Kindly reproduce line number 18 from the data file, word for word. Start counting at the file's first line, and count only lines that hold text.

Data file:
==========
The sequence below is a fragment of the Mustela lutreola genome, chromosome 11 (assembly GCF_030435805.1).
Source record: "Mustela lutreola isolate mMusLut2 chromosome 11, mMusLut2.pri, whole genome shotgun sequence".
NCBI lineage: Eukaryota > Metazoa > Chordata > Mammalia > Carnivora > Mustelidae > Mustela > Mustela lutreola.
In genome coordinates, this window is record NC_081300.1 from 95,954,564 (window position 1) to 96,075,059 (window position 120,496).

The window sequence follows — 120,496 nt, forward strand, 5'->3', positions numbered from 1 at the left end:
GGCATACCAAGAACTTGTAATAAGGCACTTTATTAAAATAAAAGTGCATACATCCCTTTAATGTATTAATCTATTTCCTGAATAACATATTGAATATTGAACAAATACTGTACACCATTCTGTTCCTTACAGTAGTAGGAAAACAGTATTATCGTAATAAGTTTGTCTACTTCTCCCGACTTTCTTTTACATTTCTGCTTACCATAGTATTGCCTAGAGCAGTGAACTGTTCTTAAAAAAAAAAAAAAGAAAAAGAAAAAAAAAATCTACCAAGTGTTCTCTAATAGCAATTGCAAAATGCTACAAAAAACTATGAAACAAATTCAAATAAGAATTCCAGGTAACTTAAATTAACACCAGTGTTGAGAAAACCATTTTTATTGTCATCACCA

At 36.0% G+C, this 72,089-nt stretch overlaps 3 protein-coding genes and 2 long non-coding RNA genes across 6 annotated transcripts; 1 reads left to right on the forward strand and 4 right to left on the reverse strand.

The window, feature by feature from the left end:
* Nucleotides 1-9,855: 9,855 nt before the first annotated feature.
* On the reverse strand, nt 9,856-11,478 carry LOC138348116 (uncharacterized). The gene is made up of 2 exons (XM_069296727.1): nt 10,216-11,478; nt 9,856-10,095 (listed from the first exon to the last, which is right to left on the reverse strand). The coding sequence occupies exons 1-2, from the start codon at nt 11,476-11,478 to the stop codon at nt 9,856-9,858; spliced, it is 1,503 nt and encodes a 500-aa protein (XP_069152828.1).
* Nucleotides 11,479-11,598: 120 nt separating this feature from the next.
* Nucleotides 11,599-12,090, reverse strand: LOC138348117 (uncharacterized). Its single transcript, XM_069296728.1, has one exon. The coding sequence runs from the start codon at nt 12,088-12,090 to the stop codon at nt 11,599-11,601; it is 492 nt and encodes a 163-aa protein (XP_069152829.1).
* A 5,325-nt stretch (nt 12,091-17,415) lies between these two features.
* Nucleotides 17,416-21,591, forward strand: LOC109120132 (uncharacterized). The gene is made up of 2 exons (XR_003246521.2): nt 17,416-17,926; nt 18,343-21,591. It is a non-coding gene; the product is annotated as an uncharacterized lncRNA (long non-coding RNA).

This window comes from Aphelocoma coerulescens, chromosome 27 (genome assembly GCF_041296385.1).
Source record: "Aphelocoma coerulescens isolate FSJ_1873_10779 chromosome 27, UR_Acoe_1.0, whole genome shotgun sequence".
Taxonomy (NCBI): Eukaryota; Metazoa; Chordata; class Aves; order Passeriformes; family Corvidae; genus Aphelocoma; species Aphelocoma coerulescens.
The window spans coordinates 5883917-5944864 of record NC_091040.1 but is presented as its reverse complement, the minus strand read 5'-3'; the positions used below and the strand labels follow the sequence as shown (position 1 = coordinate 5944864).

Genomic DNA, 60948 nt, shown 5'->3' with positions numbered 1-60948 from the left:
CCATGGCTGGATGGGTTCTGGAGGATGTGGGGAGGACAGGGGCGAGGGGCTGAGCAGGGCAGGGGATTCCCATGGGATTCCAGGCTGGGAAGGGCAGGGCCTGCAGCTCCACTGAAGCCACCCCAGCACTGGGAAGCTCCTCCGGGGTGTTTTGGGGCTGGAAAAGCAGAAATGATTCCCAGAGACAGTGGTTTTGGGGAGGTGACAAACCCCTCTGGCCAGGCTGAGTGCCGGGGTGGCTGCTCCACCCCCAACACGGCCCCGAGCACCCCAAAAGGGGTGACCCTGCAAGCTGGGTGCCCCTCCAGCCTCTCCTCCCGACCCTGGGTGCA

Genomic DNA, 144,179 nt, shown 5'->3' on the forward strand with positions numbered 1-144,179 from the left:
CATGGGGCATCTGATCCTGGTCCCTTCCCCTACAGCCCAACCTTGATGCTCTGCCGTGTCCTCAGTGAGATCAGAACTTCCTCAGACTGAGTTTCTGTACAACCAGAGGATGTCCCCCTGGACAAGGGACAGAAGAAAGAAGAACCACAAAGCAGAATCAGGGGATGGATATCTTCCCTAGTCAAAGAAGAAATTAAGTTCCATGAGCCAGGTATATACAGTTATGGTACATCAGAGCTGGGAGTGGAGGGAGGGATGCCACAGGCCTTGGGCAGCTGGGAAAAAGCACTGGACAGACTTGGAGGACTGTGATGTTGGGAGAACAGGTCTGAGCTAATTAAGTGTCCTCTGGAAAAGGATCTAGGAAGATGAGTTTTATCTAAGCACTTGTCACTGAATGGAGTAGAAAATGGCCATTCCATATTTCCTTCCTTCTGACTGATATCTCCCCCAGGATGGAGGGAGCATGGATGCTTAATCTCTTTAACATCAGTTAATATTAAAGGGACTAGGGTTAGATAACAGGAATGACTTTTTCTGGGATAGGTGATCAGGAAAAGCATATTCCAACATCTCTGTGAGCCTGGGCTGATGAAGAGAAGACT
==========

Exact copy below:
The window spans coordinates 5883917-5944864 of record NC_091040.1 but is presented as its reverse complement, the minus strand read 5'-3'; the positions used below and the strand labels follow the sequence as shown (position 1 = coordinate 5944864).